How Long Before Google Squashes the Better GMail Firefox Extension?

by Matthew Russell

I just noticed that Tim O'Reilly blogged about the Better GMail Firefox extension. As a GMail user, I think that this extension is a great addition, but it makes me wonder -- how long before Google absorbs it into the core GMail application and renders it obsolete? And if that should occur, does it conflict with Google's "Don't be evil" mantra?

Perhaps I'm speculating a bit to assume that Google would even consider incorporating all of the Better GMail features and render it useless -- but why wouldn't they? After all, they have an incentive to make GMail the best possible application that it can be so that they can continue harvesting data, targeting advertisements, making a profit, etc. Besides, there are all of those IE users who will probably want those extra features too, right?

So...would Google stealing someone else's GMail hacks constitute any form of evilness at all, or is it fair game? When would they be crossing the line? Could Google could avoid these predicaments by handing out spot bonuses for ideas that are good enough to "steal"?

12 Comments

Kyle Johnson
2007-04-24 14:46:34
I think there's a continuum here:


angelic: pay the original authors for the hacks
good: acknowledge original authors if they are moved into the core
somewhat evil: not crediting the original authors
evil: changing gmail just to break these extensions


Interesting, Better Gmail isn't even an original extension. It simply bundles up a bunch of greasemonkey scripts and makes them accessible to folks (like me) who don't use greasemonkey. All the original authors are credited for their work. Does that make Better Gmail good or evil?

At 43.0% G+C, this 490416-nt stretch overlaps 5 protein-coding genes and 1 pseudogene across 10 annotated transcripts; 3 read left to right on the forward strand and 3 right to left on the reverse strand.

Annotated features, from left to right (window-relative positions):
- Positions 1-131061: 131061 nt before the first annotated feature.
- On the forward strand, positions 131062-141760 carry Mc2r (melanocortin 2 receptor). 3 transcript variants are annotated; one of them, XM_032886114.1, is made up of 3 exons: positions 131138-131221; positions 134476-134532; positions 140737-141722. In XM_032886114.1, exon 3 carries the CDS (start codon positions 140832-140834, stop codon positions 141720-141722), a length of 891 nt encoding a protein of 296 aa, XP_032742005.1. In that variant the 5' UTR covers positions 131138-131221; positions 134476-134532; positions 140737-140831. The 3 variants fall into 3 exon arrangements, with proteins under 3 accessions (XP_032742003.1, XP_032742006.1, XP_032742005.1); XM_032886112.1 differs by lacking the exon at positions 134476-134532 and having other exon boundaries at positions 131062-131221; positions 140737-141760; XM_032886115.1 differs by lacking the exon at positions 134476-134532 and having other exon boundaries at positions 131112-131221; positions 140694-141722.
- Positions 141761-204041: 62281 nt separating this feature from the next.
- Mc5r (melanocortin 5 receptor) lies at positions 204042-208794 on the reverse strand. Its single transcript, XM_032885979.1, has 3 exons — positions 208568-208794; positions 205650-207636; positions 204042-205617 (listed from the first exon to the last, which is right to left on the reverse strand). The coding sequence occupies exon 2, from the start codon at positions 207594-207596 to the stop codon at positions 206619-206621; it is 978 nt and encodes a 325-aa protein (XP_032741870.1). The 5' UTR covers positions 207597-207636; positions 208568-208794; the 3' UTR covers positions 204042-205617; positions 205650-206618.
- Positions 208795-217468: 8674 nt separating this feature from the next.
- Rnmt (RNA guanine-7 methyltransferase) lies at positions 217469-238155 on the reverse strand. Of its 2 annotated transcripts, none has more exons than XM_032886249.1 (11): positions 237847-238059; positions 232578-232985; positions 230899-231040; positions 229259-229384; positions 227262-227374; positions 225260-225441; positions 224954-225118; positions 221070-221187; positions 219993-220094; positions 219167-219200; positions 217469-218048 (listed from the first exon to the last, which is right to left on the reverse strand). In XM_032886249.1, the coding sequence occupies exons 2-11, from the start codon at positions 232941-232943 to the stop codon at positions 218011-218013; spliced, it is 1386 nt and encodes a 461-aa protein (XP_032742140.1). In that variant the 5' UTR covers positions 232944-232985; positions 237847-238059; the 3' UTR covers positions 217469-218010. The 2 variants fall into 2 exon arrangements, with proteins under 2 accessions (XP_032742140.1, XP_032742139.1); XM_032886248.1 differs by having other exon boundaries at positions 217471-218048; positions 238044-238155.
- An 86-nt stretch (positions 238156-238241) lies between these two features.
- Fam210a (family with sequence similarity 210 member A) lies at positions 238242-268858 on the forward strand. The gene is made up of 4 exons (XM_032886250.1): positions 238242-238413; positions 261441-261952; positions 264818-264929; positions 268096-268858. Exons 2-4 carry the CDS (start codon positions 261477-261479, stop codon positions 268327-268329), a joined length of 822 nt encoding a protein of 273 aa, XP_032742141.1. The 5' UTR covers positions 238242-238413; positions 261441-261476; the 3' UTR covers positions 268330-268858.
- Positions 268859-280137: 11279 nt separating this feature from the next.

Sherm
2007-04-24 15:32:52
Why shouldn't they use it? That's the point of it being open source to begin with. You can't steal something that's freely shared; it's only stealing, and therefore evil, if the author doesn't want you to have it.
Deepak Jois
2007-04-24 16:54:34
Just to point out, some of the hacks in there are from Google employees, like Mihai Parparita
Pete H.
2007-04-24 17:03:44
Google's "don't be evil" is like when someone says "I'll be honest with you" or 1984's doubletalk or the "blue skies" or "healthy forests" initiatives. Just do what you will and call it the opposite, like censoring results in China
http://battellemedia.com/archives/000919.php or weighting paid results
http://www.google-watch.org/woodard.html or scanning your gmail to keep forever, ready for subpoenas
http://www.theregister.co.uk/2004/06/15/gmail_spook_heaven/ -- well, carry on. I don't think incorporating an open-source Firefox extension ranks, actually.
Tony Williams
2007-04-24 18:14:34
Google will probably behave the same way Apple have in similar situations.


Look at the way Apple behaved with Dashboard. They added it when there was a product that did a similar task and didn't pay anyone anything.